I read an entry in a bookstore employee's blog yesterday which posed the question: what was the most embarrassing thing you've had to find for a customer? Some mentioned erotica or romance novels, and others said they were had no problem selling any book to any customer. After eleven total years in the trade, I have sold books on every subject to customers, including books I thought were unoriginal, badly written, frighteningly esoteric or had the worst cover art. I cannot accurately say, however, that I've never been embarrassed selling them.
This holiday season our store is carrying several new items that have me shaking my head in wonder. We've stocked non-book items like Racing Grannies (in walkers) and Racing Grandpas (on motorized scooters), small plastic insects like killer bees and cockroaches, and Finger Drums. We've also begun carrying more mundane items like pencil sharpeners, erasers, candles, soap and. . . barbeque tongs? I thought we were a bookstore that also carried movies, music and coffee. More and more, now, though, we've become more of a knick-knack shop, too. I had the misfortune to display these prominently in the store, but I can't say I'll comfortably recommend these to customers.
But let's turn to books, specifically.
The situations that usually make me squirm have been when the customer gives me information I shouldn't have. I've helped plenty of customers who felt uncomfortable asking me to find them books on potty-training, puberty, sex, erotic literature and death. I've always handled them professionally and with little blushing on their part. I've sold plenty of titles on reading tarot, praticing witchcraft, growing marijuana, and coping with depression. However, when the customer decides to tell me their issues in complete detail when looking for books about his erectile problems, her desire to escape her physically and mentally abusive boyfriend and the death of another's infant daughter, I can't help feeling like I've intruded into their lives.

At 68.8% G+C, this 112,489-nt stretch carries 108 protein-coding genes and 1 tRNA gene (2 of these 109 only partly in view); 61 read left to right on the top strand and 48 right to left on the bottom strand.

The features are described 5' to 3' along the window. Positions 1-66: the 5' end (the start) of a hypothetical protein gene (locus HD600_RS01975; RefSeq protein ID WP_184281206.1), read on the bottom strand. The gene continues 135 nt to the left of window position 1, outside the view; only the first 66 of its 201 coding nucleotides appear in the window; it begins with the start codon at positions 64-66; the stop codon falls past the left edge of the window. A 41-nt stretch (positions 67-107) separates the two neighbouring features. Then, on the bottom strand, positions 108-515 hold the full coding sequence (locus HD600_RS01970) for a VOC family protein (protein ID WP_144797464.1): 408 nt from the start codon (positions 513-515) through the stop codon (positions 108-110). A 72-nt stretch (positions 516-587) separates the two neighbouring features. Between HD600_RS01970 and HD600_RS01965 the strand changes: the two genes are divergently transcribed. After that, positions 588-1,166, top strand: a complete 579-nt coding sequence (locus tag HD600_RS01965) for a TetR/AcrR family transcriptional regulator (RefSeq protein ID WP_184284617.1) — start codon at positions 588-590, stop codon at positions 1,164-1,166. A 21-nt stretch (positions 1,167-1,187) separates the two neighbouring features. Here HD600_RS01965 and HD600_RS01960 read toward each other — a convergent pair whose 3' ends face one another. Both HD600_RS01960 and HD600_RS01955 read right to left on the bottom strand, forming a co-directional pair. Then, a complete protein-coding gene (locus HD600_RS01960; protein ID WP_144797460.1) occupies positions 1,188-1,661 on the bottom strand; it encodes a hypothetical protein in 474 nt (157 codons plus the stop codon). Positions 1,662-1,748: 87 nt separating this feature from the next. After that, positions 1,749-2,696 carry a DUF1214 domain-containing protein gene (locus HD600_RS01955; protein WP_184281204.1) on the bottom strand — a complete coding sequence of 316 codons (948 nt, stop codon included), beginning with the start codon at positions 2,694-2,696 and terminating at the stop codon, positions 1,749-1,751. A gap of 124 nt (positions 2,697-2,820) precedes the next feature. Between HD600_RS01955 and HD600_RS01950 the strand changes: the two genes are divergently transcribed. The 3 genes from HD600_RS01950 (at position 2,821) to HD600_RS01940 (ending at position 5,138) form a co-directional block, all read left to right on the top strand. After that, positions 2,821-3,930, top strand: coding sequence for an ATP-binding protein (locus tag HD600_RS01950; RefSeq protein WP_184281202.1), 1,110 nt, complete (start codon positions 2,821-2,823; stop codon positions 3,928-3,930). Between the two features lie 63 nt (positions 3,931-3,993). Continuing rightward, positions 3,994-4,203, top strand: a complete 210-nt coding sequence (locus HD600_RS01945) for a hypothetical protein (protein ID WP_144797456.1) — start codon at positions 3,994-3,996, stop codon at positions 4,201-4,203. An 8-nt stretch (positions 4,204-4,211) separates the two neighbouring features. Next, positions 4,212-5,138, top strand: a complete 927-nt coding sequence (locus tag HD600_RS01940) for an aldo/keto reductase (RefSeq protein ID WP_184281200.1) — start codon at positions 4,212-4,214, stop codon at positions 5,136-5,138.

The single most embarrassing situation for me was in my previous store, a small mall-based store in the South. In the Bible Belt. In a conservative, sometimes backwater small town. The people of this town had no problem telling me how they felt: one customer frequently rearranged my shelves to show patriotic titles more prominently; another once told me he wanted to buy my store so he could stop us from selling non-Christian things; and every year, just before Valentine's Day, we got complaints about the displays of sex books, usually that they were too obvious to children. So one day, when my store was full of customers, a college-aged fellow came in and loudly announced that he needed to order a novel entitled The Fuckup. I immediately looked around, waiting for the exclamations of disgust and horror. Thank goodness I didn't get them. I wasn't comfortable, though, until he left the store.
I've ordered that title for another customer since then, and I've had customers asking for equally touchy titles, like Stitch 'n' Bitch, On Bullshit, and Sex for Dummies. I've not been uncomfortable since--except once. The first time I saw the title, Screw the Roses, Bring on the Thorns! was when we special ordered it for a couple in their 50's. One of my more naive employees called them to notify the customer that their book, which was on S&M, had arrived. Recently, more than 5 years later, I saw a special order for this book again--for my no longer naive former coworker. I am glad I didn't ring her up at the register, because I wouldn't have kept a straight face!